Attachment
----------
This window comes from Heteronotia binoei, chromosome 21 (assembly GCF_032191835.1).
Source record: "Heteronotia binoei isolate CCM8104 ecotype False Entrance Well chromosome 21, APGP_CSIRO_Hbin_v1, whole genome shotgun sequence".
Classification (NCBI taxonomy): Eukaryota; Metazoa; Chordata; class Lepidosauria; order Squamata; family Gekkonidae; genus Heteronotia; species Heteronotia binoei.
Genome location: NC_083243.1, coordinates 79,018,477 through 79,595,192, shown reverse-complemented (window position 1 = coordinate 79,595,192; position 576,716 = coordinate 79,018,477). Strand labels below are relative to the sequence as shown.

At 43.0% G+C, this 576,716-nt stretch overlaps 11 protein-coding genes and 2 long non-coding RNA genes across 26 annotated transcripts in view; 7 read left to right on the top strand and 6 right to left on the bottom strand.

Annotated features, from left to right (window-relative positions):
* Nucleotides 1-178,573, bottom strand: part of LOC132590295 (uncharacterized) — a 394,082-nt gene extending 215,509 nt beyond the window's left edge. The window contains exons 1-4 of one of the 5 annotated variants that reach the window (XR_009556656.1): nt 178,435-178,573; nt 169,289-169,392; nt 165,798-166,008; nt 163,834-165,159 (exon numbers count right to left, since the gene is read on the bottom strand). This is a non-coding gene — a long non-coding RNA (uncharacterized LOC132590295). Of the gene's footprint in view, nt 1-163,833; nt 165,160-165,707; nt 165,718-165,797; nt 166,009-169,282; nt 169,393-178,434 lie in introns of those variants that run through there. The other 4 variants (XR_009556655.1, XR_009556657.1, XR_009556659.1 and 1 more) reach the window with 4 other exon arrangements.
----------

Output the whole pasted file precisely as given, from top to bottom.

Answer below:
This window comes from Heteronotia binoei, chromosome 21 (assembly GCF_032191835.1).
Source record: "Heteronotia binoei isolate CCM8104 ecotype False Entrance Well chromosome 21, APGP_CSIRO_Hbin_v1, whole genome shotgun sequence".
Classification (NCBI taxonomy): Eukaryota; Metazoa; Chordata; class Lepidosauria; order Squamata; family Gekkonidae; genus Heteronotia; species Heteronotia binoei.
Genome location: NC_083243.1, coordinates 79,018,477 through 79,595,192, shown reverse-complemented (window position 1 = coordinate 79,595,192; position 576,716 = coordinate 79,018,477). Strand labels below are relative to the sequence as shown.

At 43.0% G+C, this 576,716-nt stretch overlaps 11 protein-coding genes and 2 long non-coding RNA genes across 26 annotated transcripts in view; 7 read left to right on the top strand and 6 right to left on the bottom strand.

Annotated features, from left to right (window-relative positions):
* Nucleotides 1-178,573, bottom strand: part of LOC132590295 (uncharacterized) — a 394,082-nt gene extending 215,509 nt beyond the window's left edge. The window contains exons 1-4 of one of the 5 annotated variants that reach the window (XR_009556656.1): nt 178,435-178,573; nt 169,289-169,392; nt 165,798-166,008; nt 163,834-165,159 (exon numbers count right to left, since the gene is read on the bottom strand). This is a non-coding gene — a long non-coding RNA (uncharacterized LOC132590295). Of the gene's footprint in view, nt 1-163,833; nt 165,160-165,707; nt 165,718-165,797; nt 166,009-169,282; nt 169,393-178,434 lie in introns of those variants that run through there. The other 4 variants (XR_009556655.1, XR_009556657.1, XR_009556659.1 and 1 more) reach the window with 4 other exon arrangements.